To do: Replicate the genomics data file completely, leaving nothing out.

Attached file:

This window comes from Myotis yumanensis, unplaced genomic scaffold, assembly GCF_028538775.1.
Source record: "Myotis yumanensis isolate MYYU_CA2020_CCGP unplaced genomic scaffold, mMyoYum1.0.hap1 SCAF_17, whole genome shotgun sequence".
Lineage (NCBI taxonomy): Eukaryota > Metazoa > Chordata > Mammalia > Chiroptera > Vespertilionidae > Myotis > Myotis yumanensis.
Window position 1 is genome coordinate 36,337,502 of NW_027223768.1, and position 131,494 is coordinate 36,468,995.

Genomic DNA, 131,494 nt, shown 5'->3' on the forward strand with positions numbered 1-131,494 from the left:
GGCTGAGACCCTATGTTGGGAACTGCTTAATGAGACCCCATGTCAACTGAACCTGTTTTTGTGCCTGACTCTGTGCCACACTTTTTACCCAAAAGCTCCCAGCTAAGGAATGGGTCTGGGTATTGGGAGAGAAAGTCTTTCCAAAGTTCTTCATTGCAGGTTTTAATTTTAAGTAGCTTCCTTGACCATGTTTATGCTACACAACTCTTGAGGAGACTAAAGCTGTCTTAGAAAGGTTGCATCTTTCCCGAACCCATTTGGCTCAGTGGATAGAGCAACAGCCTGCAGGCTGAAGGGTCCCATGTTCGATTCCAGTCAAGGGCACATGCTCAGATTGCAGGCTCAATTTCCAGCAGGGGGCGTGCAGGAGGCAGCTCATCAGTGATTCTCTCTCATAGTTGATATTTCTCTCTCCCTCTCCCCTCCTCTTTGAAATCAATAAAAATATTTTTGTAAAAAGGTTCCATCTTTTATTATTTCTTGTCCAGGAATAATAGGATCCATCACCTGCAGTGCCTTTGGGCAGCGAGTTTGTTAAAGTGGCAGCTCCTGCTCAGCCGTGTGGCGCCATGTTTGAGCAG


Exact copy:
This window comes from Myotis yumanensis, unplaced genomic scaffold, assembly GCF_028538775.1.
Source record: "Myotis yumanensis isolate MYYU_CA2020_CCGP unplaced genomic scaffold, mMyoYum1.0.hap1 SCAF_17, whole genome shotgun sequence".
Lineage (NCBI taxonomy): Eukaryota > Metazoa > Chordata > Mammalia > Chiroptera > Vespertilionidae > Myotis > Myotis yumanensis.
Window position 1 is genome coordinate 36,337,502 of NW_027223768.1, and position 131,494 is coordinate 36,468,995.

Genomic DNA, 131,494 nt, shown 5'->3' on the forward strand with positions numbered 1-131,494 from the left:
GGCTGAGACCCTATGTTGGGAACTGCTTAATGAGACCCCATGTCAACTGAACCTGTTTTTGTGCCTGACTCTGTGCCACACTTTTTACCCAAAAGCTCCCAGCTAAGGAATGGGTCTGGGTATTGGGAGAGAAAGTCTTTCCAAAGTTCTTCATTGCAGGTTTTAATTTTAAGTAGCTTCCTTGACCATGTTTATGCTACACAACTCTTGAGGAGACTAAAGCTGTCTTAGAAAGGTTGCATCTTTCCCGAACCCATTTGGCTCAGTGGATAGAGCAACAGCCTGCAGGCTGAAGGGTCCCATGTTCGATTCCAGTCAAGGGCACATGCTCAGATTGCAGGCTCAATTTCCAGCAGGGGGCGTGCAGGAGGCAGCTCATCAGTGATTCTCTCTCATAGTTGATATTTCTCTCTCCCTCTCCCCTCCTCTTTGAAATCAATAAAAATATTTTTGTAAAAAGGTTCCATCTTTTATTATTTCTTGTCCAGGAATAATAGGATCCATCACCTGCAGTGCCTTTGGGCAGCGAGTTTGTTAAAGTGGCAGCTCCTGCTCAGCCGTGTGGCGCCATGTTTGAGCAG